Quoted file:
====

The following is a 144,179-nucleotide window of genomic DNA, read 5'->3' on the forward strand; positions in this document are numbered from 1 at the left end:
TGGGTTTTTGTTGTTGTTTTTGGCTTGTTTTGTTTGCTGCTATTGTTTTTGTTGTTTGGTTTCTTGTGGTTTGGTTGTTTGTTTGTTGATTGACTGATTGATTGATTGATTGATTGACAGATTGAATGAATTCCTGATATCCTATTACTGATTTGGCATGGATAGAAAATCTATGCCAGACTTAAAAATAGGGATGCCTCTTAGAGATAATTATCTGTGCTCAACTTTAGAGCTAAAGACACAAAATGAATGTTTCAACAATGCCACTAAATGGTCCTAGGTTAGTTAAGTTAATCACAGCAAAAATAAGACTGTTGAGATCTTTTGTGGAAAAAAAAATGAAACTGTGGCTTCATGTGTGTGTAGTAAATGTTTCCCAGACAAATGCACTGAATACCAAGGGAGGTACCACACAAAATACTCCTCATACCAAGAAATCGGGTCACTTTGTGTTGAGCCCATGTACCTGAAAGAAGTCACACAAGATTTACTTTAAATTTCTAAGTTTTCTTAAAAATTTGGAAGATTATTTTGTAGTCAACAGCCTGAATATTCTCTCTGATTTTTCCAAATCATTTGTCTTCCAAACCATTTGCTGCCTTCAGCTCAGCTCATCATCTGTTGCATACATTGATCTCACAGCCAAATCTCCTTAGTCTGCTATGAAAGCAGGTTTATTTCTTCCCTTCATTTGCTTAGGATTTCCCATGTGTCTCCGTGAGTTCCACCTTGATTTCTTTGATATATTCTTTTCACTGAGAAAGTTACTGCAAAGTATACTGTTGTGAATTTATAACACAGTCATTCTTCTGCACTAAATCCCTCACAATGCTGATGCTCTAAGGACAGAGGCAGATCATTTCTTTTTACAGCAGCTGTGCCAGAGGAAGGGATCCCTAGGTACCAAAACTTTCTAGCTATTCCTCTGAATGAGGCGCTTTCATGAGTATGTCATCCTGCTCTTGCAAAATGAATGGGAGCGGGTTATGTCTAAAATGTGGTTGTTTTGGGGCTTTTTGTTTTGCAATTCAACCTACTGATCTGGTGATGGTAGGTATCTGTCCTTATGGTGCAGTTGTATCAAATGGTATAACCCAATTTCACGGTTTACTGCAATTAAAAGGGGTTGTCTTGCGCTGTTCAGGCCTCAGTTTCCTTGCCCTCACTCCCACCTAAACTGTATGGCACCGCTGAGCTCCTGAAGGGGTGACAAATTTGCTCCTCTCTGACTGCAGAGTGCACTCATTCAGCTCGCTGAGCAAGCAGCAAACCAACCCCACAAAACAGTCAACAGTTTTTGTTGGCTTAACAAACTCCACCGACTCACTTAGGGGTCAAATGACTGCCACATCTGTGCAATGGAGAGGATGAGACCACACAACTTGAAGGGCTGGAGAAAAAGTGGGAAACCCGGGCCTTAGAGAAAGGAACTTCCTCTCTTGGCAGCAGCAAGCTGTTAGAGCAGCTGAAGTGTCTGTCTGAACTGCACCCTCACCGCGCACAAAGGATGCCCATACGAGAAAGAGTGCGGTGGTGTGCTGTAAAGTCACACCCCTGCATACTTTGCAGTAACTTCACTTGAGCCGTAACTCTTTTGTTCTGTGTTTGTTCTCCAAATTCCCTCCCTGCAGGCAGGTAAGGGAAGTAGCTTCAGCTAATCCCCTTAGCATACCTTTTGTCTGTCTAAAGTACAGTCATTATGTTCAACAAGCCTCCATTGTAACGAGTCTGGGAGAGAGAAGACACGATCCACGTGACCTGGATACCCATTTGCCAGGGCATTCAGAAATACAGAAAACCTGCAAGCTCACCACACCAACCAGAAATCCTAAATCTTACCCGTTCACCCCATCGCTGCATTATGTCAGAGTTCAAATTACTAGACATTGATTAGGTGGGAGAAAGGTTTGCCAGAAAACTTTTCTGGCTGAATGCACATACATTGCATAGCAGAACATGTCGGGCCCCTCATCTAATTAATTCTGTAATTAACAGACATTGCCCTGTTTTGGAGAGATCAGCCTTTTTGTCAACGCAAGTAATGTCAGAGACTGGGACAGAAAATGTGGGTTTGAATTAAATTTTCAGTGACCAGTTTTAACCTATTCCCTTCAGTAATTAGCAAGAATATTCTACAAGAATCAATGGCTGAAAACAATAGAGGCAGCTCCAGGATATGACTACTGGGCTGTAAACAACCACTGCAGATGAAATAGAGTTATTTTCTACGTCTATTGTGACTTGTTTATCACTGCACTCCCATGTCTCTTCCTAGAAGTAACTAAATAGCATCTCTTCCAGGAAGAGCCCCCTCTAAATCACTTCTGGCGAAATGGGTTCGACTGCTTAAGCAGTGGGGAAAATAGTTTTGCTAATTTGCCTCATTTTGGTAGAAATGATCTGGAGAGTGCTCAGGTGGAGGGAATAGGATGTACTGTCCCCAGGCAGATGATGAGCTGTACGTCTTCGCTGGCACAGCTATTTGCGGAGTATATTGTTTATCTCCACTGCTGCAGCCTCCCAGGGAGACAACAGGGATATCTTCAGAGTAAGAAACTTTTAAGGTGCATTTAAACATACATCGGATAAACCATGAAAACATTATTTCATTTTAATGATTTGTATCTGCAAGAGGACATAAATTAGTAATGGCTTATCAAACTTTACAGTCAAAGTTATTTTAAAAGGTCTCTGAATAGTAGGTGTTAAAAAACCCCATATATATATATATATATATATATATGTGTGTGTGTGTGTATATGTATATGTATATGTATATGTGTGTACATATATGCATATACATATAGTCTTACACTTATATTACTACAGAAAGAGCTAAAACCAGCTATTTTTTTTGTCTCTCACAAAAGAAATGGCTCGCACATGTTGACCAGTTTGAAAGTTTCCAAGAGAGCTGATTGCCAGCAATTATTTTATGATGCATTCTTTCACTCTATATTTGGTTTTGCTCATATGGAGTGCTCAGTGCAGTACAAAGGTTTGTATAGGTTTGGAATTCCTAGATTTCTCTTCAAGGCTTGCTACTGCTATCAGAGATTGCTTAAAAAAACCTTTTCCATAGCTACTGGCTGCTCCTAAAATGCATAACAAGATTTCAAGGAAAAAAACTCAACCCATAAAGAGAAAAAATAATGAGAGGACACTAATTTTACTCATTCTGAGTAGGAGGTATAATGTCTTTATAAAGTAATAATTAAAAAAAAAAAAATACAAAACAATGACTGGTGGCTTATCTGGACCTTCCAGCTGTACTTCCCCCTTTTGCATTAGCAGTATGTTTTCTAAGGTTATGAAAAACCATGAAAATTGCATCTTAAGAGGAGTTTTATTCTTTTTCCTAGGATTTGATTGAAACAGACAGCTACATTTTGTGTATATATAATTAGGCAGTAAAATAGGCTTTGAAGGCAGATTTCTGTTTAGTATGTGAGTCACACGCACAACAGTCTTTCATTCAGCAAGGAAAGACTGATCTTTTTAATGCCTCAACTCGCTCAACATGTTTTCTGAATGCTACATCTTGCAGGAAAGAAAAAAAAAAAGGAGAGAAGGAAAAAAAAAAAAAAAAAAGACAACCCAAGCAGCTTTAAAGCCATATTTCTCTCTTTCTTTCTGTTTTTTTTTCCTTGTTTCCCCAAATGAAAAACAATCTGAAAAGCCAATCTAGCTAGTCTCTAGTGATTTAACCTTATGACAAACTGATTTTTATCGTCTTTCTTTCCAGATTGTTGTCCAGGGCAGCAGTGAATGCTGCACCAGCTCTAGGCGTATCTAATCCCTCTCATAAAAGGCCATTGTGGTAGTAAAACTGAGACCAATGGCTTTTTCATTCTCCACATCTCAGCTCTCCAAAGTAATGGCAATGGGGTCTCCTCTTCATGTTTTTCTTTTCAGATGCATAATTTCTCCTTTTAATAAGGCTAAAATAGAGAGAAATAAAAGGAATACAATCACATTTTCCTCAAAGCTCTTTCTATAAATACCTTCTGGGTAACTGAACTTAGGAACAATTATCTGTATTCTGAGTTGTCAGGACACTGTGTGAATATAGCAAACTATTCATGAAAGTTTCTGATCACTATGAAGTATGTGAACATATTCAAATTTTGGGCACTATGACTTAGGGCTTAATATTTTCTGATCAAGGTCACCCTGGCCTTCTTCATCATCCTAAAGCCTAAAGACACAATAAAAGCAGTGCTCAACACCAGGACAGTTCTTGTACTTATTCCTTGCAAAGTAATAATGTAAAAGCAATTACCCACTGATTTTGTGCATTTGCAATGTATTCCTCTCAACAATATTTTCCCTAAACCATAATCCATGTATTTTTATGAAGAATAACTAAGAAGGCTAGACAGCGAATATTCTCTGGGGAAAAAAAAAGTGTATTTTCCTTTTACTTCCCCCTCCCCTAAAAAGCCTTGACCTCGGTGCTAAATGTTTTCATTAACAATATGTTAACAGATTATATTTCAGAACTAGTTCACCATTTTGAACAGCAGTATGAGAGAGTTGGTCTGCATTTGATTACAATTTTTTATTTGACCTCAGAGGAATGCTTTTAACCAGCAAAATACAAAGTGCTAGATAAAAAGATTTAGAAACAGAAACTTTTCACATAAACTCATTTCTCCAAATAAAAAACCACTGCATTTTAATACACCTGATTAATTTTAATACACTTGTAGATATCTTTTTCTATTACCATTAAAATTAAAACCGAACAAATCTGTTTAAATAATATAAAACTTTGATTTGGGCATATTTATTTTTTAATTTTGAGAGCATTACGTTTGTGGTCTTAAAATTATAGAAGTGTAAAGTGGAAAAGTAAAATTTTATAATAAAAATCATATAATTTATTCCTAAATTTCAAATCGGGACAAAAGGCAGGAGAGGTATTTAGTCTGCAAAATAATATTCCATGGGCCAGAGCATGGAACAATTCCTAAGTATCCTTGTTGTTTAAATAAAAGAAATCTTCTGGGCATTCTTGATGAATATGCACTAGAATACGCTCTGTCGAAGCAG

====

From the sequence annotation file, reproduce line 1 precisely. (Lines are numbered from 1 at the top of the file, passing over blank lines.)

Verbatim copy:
The following is a 144,179-nucleotide window of genomic DNA, read 5'->3' on the forward strand; positions in this document are numbered from 1 at the left end: